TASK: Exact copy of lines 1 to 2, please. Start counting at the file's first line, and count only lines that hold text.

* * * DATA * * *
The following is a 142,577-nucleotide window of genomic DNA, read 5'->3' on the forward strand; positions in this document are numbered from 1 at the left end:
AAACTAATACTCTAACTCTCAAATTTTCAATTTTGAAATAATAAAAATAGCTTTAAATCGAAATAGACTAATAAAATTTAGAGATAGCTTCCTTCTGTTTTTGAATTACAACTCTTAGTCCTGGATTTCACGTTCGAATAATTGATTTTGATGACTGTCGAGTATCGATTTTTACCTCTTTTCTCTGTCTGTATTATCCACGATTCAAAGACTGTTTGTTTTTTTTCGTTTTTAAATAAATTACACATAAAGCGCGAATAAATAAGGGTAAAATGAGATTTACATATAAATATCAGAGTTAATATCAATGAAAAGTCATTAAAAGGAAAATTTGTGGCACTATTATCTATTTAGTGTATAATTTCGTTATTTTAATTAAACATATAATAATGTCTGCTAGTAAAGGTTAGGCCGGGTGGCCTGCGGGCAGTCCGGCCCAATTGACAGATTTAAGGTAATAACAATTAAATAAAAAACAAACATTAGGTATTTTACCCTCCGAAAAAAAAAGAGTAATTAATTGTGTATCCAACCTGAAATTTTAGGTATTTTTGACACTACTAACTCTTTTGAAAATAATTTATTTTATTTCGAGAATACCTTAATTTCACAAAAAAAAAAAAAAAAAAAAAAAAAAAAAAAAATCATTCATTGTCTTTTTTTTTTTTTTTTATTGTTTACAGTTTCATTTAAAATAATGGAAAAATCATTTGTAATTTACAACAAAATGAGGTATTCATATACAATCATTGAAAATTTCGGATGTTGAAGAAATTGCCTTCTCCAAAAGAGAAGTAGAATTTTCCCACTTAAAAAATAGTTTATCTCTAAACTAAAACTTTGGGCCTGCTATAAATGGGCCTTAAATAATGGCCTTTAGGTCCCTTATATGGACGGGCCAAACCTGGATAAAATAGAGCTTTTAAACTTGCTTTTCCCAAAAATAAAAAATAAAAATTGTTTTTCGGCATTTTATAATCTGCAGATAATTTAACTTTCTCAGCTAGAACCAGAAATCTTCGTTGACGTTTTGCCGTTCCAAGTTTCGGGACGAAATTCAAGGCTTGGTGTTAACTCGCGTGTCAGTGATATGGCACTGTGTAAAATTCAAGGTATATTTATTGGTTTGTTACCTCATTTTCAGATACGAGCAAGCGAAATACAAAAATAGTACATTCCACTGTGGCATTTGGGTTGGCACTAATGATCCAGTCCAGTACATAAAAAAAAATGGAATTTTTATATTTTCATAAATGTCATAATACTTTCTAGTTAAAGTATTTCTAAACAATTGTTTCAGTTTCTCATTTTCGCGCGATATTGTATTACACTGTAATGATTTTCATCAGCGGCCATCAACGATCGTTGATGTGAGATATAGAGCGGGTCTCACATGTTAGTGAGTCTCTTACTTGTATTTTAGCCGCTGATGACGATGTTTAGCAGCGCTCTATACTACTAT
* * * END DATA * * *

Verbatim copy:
The following is a 142,577-nucleotide window of genomic DNA, read 5'->3' on the forward strand; positions in this document are numbered from 1 at the left end:
AAACTAATACTCTAACTCTCAAATTTTCAATTTTGAAATAATAAAAATAGCTTTAAATCGAAATAGACTAATAAAATTTAGAGATAGCTTCCTTCTGTTTTTGAATTACAACTCTTAGTCCTGGATTTCACGTTCGAATAATTGATTTTGATGACTGTCGAGTATCGATTTTTACCTCTTTTCTCTGTCTGTATTATCCACGATTCAAAGACTGTTTGTTTTTTTTCGTTTTTAAATAAATTACACATAAAGCGCGAATAAATAAGGGTAAAATGAGATTTACATATAAATATCAGAGTTAATATCAATGAAAAGTCATTAAAAGGAAAATTTGTGGCACTATTATCTATTTAGTGTATAATTTCGTTATTTTAATTAAACATATAATAATGTCTGCTAGTAAAGGTTAGGCCGGGTGGCCTGCGGGCAGTCCGGCCCAATTGACAGATTTAAGGTAATAACAATTAAATAAAAAACAAACATTAGGTATTTTACCCTCCGAAAAAAAAAGAGTAATTAATTGTGTATCCAACCTGAAATTTTAGGTATTTTTGACACTACTAACTCTTTTGAAAATAATTTATTTTATTTCGAGAATACCTTAATTTCACAAAAAAAAAAAAAAAAAAAAAAAAAAAAAAAAATCATTCATTGTCTTTTTTTTTTTTTTTTATTGTTTACAGTTTCATTTAAAATAATGGAAAAATCATTTGTAATTTACAACAAAATGAGGTATTCATATACAATCATTGAAAATTTCGGATGTTGAAGAAATTGCCTTCTCCAAAAGAGAAGTAGAATTTTCCCACTTAAAAAATAGTTTATCTCTAAACTAAAACTTTGGGCCTGCTATAAATGGGCCTTAAATAATGGCCTTTAGGTCCCTTATATGGACGGGCCAAACCTGGATAAAATAGAGCTTTTAAACTTGCTTTTCCCAAAAATAAAAAATAAAAATTGTTTTTCGGCATTTTATAATCTGCAGATAATTTAACTTTCTCAGCTAGAACCAGAAATCTTCGTTGACGTTTTGCCGTTCCAAGTTTCGGGACGAAATTCAAGGCTTGGTGTTAACTCGCGTGTCAGTGATATGGCACTGTGTAAAATTCAAGGTATATTTATTGGTTTGTTACCTCATTTTCAGATACGAGCAAGCGAAATACAAAAATAGTACATTCCACTGTGGCATTTGGGTTGGCACTAATGATCCAGTCCAGTACATAAAAAAAAATGGAATTTTTATATTTTCATAAATGTCATAATACTTTCTAGTTAAAGTATTTCTAAACAATTGTTTCAGTTTCTCATTTTCGCGCGATATTGTATTACACTGTAATGATTTTCATCAGCGGCCATCAACGATCGTTGATGTGAGATATAGAGCGGGTCTCACATGTTAGTGAGTCTCTTACTTGTATTTTAGCCGCTGATGACGATGTTTAGCAGCGCTCTATACTACTAT